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Tracy Kendall
August 14, 2019 | Tracy Kendall

Nicolas Jay in Forbes

Our own Tracy Kendall had the opportunity to talk with and explain the Nicolas Jay project, and what it means to make Pinot in Oregon. 

"For Meo and Kendall, making the best Pinot Noir they can from their vineyards is all about a particular philosophy. "We are always working to make a wine that more stylistically approaches an Old World Pinot and the style of Meo Camuzet rather that utilizing the exact same winemaking techniques. The philosophy is centered around making wines that he likes to drink, wines with elegance, tension, restraint, balance and integration - whether he is making them on this side of the ocean or the other."

I also wanted to know about recent weather developments in Oregon, especially as Pinot Noir is best when it is grown in a cool climate. Had they seen evidence of climate change? For Burch, who has been in Oregon for 11 years, "we are seeing a shift to earlier picking." He recalls that Pinot Noir was harvested in late August in 2016, and that 2017 was very hot, "with 90 days of really hot weather."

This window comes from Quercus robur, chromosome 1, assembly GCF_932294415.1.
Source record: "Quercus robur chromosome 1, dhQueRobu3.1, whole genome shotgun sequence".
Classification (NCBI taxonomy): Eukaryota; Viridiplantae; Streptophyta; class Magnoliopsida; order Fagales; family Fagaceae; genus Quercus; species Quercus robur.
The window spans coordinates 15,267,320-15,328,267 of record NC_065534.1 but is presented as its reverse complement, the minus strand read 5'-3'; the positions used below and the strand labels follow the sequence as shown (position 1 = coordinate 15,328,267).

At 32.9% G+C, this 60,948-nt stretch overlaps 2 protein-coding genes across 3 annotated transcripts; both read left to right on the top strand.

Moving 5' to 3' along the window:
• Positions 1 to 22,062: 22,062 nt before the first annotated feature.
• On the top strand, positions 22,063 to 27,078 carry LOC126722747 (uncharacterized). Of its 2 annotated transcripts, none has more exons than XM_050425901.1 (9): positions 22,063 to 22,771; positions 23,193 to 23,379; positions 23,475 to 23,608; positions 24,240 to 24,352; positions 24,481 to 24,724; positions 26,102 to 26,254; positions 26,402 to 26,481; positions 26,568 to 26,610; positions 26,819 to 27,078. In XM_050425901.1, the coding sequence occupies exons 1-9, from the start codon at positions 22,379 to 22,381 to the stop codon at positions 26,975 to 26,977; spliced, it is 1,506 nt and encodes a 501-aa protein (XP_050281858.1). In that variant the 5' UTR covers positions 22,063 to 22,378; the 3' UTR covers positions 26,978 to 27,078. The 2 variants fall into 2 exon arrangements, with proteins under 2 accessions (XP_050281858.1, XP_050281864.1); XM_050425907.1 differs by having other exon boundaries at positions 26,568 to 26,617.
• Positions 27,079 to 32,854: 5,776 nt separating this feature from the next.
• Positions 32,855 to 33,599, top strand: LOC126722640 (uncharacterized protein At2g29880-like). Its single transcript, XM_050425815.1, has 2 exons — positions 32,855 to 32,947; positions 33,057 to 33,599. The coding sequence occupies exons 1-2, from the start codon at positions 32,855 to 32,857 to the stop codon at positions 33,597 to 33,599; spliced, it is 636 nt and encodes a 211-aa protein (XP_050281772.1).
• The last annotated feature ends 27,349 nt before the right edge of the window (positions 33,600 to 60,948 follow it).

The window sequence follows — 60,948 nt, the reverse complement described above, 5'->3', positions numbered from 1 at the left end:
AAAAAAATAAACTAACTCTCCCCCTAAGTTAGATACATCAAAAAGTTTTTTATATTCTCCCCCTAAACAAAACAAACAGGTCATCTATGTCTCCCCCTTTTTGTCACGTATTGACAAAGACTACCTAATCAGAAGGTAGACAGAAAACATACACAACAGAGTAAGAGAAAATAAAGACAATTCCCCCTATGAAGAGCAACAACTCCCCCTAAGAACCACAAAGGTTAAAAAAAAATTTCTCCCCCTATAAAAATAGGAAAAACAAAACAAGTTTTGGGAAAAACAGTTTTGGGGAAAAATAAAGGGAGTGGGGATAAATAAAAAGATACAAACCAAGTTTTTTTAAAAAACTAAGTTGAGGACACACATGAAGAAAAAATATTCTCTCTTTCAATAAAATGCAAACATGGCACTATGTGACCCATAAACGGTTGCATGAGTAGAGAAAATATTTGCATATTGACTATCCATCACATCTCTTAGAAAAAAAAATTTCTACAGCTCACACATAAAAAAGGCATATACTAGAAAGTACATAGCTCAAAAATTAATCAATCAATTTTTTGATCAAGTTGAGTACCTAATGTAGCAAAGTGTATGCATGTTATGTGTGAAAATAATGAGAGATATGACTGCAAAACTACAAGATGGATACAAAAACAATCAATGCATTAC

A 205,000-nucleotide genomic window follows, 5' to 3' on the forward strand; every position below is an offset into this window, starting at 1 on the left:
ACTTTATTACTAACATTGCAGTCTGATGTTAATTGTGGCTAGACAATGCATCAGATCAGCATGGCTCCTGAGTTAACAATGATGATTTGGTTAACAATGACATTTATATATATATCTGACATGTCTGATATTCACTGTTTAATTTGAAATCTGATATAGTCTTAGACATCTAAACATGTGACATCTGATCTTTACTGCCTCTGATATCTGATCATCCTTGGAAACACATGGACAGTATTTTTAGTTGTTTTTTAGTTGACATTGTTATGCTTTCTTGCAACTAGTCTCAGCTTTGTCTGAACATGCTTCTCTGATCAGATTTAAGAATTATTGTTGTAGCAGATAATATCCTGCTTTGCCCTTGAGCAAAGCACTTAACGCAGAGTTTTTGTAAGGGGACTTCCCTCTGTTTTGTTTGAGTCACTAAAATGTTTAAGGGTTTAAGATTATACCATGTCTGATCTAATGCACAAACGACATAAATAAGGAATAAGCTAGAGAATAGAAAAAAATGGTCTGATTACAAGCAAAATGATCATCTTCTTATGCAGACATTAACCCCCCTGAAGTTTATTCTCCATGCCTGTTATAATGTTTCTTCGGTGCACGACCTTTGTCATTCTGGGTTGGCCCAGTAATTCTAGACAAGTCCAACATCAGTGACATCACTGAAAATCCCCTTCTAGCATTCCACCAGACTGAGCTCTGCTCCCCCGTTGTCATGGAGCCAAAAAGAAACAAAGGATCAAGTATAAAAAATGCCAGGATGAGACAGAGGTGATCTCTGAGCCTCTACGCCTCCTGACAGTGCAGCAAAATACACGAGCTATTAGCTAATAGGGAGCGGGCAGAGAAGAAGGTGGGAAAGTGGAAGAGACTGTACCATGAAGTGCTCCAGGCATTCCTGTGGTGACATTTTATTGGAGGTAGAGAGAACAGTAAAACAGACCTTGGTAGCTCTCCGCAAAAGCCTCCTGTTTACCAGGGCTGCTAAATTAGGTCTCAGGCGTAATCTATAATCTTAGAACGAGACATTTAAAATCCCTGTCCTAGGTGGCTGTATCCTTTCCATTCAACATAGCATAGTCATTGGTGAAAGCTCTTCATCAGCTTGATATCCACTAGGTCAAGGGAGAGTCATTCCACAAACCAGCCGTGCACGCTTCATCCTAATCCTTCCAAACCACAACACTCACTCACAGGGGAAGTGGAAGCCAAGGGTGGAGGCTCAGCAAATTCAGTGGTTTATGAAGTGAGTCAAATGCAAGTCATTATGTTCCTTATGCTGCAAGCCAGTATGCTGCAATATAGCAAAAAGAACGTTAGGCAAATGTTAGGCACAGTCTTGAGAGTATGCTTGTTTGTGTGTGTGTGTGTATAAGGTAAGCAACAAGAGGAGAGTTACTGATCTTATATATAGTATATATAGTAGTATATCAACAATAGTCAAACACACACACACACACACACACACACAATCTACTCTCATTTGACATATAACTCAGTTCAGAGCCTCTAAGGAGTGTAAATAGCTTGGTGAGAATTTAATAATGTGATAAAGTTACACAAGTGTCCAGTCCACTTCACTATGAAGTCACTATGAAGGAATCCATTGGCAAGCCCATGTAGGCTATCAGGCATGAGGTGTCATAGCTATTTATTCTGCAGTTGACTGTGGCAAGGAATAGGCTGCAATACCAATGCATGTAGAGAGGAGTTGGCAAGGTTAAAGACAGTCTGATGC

Kendall has also witnessed climate change, noting that the winery is new enough (first release from the 2014 vintage) "that we have been making wine in the newer 'hotter' climate since the beginning." She notes that harvest is frequently weeks ahead of average, but she is positive that they can make notable wines in this environment. "I believe the Pinot Noir is still growing beautifully in this climate and we are able to make world class wines, but there is definitely an impact on the growing season and harvest dates."


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